Even a few drinks can make fatty liver disease worse
Patients with non-alcoholic fatty liver disease (NAFLD) may still need to avoid alcohol if they want to prevent more severe liver damage, a Korean study suggests.
The researchers examined data from almost 60,000 young and middle-aged adults with NAFLD who had low levels of fibrosis.
After following half of these patients for at least 8.3 years, 5630 people had progressed from low to more advanced levels of fibrosis.
Moderate drinkers were 29% more likely to have worse fibrosis by the end of the study than those who didn't drink at all.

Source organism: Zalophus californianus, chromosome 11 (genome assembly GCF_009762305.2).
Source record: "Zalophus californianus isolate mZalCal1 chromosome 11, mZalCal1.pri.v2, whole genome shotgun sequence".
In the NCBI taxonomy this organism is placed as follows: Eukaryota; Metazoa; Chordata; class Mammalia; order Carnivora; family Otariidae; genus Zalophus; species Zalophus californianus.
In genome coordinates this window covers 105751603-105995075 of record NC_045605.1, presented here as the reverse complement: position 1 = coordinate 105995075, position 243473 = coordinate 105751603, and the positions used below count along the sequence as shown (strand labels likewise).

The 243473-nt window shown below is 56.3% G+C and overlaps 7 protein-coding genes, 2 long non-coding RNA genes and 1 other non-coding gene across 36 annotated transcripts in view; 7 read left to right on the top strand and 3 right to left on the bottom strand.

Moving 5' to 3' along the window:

Men were considered moderate drinkers when they had up to about two drinks a day, while women could have up to about 1.5 drinks daily.
But "light drinkers" who averaged less than 10 grams of alcohol (less than one drink) daily were also 6% more likely to have their fibrosis become more advanced than people who